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For other institutions of higher education using the name Centenary College, see Centenary College
Centenary College of Louisiana
Motto Labor Omnia Vincit (Work Conquers All)
Established 1825
Type Private United Methodist
Endowment $89.5 million[1]
President B. David Rowe
Staff 228
Undergraduates 887
Postgraduates 107
Location Shreveport, Louisiana, USA 32°29′02″N 93°43′55″W / 32.484°N 93.732°W / 32.484; -93.732Coordinates: 32°29′02″N 93°43′55″W / 32.484°N 93.732°W / 32.484; -93.732
Campus Urban, 117 acres (162,000 m²)
Athletics 16 Division I varsity teams
Colors Maroon & White          
Nickname Gents and Ladies
Mascot Skeeter the Catahoula
Entrance to Centenary College in Shreveport
Magale Library at Centenary College
Anderson Choral Building at Centenary College
Entrance to Meadows Museum at Centenary College
Decorative sculpture on the grounds of Centenary College
The geodesic Gold Dome houses Centenary basketball and gymnastics.
Shehee Stadium for baseball on campus of Centenary College is named for Shreveport businessman William Peyton Shehee, Jr. (1919-2004).

Centenary College of Louisiana is an independent United Methodist, primarily undergraduate, liberal arts and sciences college in Shreveport, Louisiana. The college is one of the founding members of the Associated Colleges of the South, a pedagogical organization consisting of sixteen Southern liberal arts colleges.



Centenary College of Louisiana is the oldest chartered liberal arts college in the United States west of the Mississippi River.[2] The lineage of the college dates back to 1825, when the College of Louisiana was opened in Jackson, Louisiana. The school enjoyed early success, but struggled financially until Centenary College of Clinton, Mississippi (founded 1839) agreed to merge with the Jackson campus, creating Centenary College of Louisiana in 1845.[3][4] The college prospered until the beginning of the American Civil War. Three lines, written in a large bold hand, cover the entire page of the faculty minute-book dated October 7, 1861: "Students have all gone to war--College suspended, and God Help the Right!" During this time, the Jackson campus was used as a Confederate hospital, and was sacked upon arrival of Union troops in 1863. The old campus is presently operated and preserved as a state historic site by the Louisiana Office of State Parks.

Never regaining the footing it had in the 1840s and 1850s, the college moved to Shreveport in 1908 and immediately enjoyed success. Mansfield Female College, the first women's college founded west of the Mississippi (1855), merged with Centenary in 1930.[5] President George Sexton outlined campus growth and prosperity in the 1920s and 1930s, including the architectural design that largely remains today. During that time, Centenary was a football powerhouse, whose fame included wins over Louisiana State University, University of Texas at Austin, and University of Notre Dame.

The academic reputation of Centenary has remained strong since the 1920s. Centenary is now regularly found at the top of its category in the annual college and university rankings published by U.S. News and World Report magazine. In 2007, Newsweek named Centenary the "Hottest Liberal Arts School You Never Heard Of" in its "25 Hottest Universities" feature.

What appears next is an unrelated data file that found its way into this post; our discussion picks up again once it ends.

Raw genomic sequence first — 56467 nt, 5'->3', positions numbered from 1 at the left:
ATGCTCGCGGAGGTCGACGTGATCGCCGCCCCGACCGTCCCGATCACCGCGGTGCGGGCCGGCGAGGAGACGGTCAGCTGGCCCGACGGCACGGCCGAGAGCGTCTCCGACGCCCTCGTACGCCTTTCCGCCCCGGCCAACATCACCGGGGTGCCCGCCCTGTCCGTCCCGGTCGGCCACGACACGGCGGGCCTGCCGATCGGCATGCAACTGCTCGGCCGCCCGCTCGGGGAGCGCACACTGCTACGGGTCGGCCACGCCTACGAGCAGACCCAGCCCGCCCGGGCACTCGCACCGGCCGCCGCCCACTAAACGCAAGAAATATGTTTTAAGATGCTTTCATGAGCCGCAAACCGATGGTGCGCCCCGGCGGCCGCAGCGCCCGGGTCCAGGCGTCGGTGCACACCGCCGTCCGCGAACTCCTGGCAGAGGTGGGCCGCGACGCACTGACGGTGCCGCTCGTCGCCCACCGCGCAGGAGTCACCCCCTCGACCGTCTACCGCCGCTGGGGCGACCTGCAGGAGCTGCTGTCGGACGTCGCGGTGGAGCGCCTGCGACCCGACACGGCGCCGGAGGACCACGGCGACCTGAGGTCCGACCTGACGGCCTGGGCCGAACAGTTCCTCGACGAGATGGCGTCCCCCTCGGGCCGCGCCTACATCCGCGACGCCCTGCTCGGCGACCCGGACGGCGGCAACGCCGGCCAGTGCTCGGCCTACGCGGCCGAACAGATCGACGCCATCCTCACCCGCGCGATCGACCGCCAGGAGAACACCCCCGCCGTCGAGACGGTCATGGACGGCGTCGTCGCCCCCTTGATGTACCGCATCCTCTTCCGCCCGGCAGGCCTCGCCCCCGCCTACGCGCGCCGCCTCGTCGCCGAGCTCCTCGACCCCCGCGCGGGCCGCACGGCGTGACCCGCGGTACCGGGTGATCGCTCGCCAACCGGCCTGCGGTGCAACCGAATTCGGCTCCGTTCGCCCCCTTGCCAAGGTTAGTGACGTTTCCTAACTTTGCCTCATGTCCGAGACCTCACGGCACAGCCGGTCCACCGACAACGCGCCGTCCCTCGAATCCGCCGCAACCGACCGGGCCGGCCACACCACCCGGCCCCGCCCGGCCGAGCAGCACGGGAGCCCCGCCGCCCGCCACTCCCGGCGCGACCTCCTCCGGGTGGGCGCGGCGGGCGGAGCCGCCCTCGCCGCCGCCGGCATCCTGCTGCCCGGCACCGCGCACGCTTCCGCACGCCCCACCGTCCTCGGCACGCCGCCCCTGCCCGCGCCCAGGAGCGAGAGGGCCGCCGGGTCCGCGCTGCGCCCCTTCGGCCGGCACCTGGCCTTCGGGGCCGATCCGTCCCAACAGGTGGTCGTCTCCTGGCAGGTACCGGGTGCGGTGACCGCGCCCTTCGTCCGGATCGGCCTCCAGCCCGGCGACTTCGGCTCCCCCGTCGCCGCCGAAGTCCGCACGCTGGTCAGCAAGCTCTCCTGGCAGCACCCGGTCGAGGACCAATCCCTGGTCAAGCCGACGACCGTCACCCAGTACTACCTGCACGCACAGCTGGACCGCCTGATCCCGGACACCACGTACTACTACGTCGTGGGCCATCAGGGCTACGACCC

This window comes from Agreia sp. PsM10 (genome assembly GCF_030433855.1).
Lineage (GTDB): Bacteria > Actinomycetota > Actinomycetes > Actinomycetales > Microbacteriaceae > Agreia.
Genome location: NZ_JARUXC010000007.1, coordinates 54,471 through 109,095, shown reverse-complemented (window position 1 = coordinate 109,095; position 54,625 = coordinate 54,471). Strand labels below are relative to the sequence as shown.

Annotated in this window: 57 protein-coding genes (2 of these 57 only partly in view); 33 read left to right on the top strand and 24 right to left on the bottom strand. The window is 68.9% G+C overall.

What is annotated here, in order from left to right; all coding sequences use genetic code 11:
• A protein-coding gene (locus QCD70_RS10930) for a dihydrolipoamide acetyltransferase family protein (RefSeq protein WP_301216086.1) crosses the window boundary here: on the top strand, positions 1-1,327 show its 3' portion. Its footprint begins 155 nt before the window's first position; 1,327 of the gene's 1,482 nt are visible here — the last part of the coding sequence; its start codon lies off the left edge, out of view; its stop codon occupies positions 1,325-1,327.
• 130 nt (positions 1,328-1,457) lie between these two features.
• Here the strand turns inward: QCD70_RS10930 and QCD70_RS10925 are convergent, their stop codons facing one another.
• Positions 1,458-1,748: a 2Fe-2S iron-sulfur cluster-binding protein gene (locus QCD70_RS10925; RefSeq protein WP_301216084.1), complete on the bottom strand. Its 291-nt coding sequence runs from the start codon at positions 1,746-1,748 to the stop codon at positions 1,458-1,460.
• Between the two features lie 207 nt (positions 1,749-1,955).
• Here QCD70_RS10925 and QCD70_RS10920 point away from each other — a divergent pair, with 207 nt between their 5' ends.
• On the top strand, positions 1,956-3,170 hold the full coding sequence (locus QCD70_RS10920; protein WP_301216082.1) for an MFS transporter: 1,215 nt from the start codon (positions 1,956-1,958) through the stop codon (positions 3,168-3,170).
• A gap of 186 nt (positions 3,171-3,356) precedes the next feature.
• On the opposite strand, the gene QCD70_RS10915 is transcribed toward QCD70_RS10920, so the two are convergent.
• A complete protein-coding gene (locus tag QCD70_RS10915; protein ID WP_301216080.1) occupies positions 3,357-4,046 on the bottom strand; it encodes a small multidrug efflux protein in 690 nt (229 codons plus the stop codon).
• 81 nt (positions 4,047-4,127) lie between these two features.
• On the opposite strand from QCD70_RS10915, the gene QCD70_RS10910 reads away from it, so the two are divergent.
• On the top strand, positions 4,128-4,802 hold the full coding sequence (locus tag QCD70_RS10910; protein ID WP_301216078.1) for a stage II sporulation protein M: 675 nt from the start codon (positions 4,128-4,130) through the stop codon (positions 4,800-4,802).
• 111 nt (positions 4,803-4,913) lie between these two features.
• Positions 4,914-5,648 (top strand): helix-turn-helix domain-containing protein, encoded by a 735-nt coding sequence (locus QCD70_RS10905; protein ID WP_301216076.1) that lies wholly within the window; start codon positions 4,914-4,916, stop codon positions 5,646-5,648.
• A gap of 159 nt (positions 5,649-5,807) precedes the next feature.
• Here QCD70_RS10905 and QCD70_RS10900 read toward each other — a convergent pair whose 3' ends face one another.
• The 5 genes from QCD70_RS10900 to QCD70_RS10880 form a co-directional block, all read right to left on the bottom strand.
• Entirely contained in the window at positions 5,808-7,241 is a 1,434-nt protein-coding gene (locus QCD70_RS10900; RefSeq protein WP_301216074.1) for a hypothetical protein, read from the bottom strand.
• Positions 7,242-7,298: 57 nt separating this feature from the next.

Centenary is just south of downtown Shreveport, in the historic Highland Area. The campus is noted for its distinctive Georgian architecture and well-maintained grounds. According to IMDB.Com, the film, The Initiation of Sarah, starring Jennifer Tilly was filmed using Centenary as fictional Temple Hill University.


Major buildings

  • Magale Library is the most visible landmark on campus.
  • Hargrove Memorial Amphitheatre is a 2,000-seat band shell and host of traditional campus events, including the annual Summer Band Concert Series.
  • Hurley Music Building is home to the Hurley School of Music.
  • Anderson Choral Building houses a state-of-the-art auditorium and practice facilities designed for various ensembles, including the Centenary Camerata, a choir dedicated to high level performances of choral works from the Middle Ages to the 21st century, and the Centenary College Choir, a choral group that has performed on six continents and received seven consecutive invitations to perform at the White House for two presidents.
  • Feazel Instrumental Hall house state-of-the-art orchestral music space.
  • The Marjorie Lyons Playhouse, named for the wife of Louisiana Republican politician Charlton Lyons, is home to the Department of Theatre and Dance and hosts several productions each year.
  • Mickle Hall, constructed in 1949-50, has been renovated to offer cutting-edge science classrooms and labs.
  • The Samuel Peters Research Center houses the only Jack London museum east of San Francisco, California.
  • The geodesic Gold Dome sports arena is host to numerous events, including basketball, volleyball and gymnastics competitions.
  • Meadows Museum of Art at Centenary College offers exhibitions throughout the year and hosts area school children for morning visits and arts education activities.